“Nobody is looking not to have these facilities in Worcester,” she said. “We all know the people voted this in; that’s fine and that’s not the issue. The issue is, at least from my perspective, that some parts of the city will not have any of these businesses while others will have many. I just want to make sure this is done in a fair and equitable way.”

Unlike many of his colleagues, District 1 Councilor Sean M. Rose welcomes the new marijuana industry. While many have been focusing on the potential negative side to it, he sees a lot of positives.

In addition to the new jobs it will bring, he sees it as providing a much-needed new revenue stream for the city that can end up helping those neighborhoods where these businesses are located and the city as a whole. The new revenue will be derived from community host agreements the city signs with those businesses and a 3 percent local tax assessed on their sales.

Mr. Rose pointed out that medical marijuana businesses contributed $1 million toward the city budget through community host agreements and he believes that adult-use marijuana has the potential of bringing in even more money.

“I’m not opposed to having any of these shops in my district,” he said. “I know I’m in the minority on this. It’s clear that people have concerns and legitimate fears and I respect that. But there are two things that jump out for me: The people voted for this and this is a revenue issue.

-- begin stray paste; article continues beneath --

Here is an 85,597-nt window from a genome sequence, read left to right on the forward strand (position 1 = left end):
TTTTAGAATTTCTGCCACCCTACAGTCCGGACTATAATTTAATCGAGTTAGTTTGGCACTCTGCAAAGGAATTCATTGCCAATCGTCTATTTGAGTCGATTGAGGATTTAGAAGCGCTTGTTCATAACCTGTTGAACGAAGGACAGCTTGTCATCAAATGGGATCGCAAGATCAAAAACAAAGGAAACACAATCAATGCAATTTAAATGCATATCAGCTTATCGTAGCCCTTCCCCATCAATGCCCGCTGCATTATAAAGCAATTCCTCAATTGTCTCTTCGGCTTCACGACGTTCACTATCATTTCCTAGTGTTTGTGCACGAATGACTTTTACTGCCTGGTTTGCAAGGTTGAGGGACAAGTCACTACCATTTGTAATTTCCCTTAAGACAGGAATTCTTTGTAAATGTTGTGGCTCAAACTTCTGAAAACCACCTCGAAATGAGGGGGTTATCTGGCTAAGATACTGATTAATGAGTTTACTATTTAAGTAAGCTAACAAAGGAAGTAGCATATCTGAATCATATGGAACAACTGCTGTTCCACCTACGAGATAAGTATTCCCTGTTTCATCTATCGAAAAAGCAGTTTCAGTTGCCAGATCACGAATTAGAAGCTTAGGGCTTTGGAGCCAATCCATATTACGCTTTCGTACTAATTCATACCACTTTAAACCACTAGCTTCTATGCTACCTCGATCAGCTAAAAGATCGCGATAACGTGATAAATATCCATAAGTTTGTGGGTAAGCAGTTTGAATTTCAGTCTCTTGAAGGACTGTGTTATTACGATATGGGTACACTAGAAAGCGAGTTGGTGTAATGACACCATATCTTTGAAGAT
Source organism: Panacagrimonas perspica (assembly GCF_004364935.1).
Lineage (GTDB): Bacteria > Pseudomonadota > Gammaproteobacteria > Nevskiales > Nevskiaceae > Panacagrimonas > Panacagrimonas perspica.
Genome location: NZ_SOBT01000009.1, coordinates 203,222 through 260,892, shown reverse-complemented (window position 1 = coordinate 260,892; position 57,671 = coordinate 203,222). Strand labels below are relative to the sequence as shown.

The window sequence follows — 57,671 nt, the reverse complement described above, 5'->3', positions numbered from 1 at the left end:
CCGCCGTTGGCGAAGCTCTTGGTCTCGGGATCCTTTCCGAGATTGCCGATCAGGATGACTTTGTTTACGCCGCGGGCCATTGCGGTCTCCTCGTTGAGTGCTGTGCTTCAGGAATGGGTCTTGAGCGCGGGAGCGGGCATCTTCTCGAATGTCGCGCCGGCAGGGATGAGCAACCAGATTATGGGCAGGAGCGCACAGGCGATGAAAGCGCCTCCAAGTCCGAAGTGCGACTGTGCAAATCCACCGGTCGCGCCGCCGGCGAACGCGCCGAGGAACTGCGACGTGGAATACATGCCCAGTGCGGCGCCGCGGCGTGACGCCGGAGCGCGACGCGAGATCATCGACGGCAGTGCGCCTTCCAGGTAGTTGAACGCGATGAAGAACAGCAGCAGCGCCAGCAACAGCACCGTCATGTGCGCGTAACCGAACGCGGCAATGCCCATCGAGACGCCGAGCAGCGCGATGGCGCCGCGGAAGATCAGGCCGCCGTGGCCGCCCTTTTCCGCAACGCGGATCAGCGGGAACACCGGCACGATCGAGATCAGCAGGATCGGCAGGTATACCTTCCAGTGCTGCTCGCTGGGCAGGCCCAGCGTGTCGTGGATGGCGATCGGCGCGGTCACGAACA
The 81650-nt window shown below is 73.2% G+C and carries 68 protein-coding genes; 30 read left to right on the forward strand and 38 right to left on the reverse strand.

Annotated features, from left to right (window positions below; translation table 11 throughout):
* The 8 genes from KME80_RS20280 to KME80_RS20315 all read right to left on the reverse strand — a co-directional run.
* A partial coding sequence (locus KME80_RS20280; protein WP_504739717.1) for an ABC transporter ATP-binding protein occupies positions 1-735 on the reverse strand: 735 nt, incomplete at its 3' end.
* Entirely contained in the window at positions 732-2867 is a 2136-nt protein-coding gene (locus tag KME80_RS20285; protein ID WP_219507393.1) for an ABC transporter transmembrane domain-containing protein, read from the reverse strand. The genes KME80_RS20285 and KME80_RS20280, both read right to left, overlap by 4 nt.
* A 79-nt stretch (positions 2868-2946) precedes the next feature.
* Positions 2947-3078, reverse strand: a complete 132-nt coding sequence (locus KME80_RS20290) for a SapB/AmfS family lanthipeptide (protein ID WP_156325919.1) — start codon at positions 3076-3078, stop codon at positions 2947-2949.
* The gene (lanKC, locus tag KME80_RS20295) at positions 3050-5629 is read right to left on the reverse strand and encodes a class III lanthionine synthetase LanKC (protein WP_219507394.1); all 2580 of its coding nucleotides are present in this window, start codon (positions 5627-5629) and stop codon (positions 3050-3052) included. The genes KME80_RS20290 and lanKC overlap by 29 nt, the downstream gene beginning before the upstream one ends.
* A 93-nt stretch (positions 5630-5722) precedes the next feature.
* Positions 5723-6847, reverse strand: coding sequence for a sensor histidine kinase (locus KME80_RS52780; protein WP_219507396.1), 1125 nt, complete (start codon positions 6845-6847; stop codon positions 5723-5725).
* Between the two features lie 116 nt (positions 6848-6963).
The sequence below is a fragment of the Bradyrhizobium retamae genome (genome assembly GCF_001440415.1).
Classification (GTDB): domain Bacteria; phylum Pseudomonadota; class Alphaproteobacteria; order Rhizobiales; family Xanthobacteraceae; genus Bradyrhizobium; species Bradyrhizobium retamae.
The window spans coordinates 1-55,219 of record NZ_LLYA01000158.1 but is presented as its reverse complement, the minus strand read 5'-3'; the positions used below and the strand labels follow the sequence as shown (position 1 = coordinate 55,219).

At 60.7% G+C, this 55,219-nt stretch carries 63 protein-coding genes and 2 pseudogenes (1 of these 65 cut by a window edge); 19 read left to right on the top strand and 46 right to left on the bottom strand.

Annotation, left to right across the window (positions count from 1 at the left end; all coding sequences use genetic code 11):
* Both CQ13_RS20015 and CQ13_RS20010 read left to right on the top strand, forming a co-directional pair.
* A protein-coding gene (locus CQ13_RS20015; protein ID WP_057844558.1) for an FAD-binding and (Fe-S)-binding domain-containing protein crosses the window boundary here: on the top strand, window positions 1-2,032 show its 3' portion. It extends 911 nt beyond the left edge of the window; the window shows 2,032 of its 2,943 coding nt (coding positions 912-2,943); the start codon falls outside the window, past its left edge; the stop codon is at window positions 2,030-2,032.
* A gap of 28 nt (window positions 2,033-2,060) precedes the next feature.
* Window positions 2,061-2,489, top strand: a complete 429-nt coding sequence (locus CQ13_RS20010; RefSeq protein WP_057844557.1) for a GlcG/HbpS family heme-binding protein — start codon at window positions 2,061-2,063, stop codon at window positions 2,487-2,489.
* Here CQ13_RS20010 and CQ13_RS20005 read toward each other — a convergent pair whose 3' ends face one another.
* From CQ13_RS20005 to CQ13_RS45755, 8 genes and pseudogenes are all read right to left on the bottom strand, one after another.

“If we’re able to get some kind of financial mitigation to help out the districts where these businesses are located, then we could have money for things like street and sidewalk repairs, three-decker porch repairs, parks, youth engagement programs and Indian Lake.”

Mr. Rose said he is concerned that if the city becomes too aggressive in trying to box out marijuana-related businesses through zoning, then it could end up creating a legal nightmare as happened with its ill-fated panhandling ordinance.

He said the city has so many funding needs, but unless it raises or creates new taxes it doesn’t have the revenue to meet those needs. As a result, the city often has to take money away from existing programs to fund them.

“I’ve been a little disappointed on how we’ve approached this because this is a great opportunity for us to generate new revenue,” Mr. Rose said. “Hopefully, we won’t create barriers to those revenues because they are not necessary or in the best interest of the city. Putting up barriers may be shortsighted.

“I’m excited at the potential revenue this can generate,” he added. “And, I’m also always on the side of what people voted for, whether you agree with it or not.”

Interestingly, the Planning Board last week recommended modifications to the zoning regulations for siting adult-use marijuana establishments that are slightly less restrictive in a few instances than what had been sought by the city administration. But the City Council will have the final say on those regulations.

Mayor Joseph M. Petty said he understands the concerns people have but believes the zoning regulations recommended by the city manager are good and will accomplish what everyone wants.

“I know some people are concerned about this and want to be cautious; I get that,” he said. “The manager has been very cautious in his recommendations and hopefully it will work out well for the city of Worcester and everyone will be happy.”

Let the rush begin.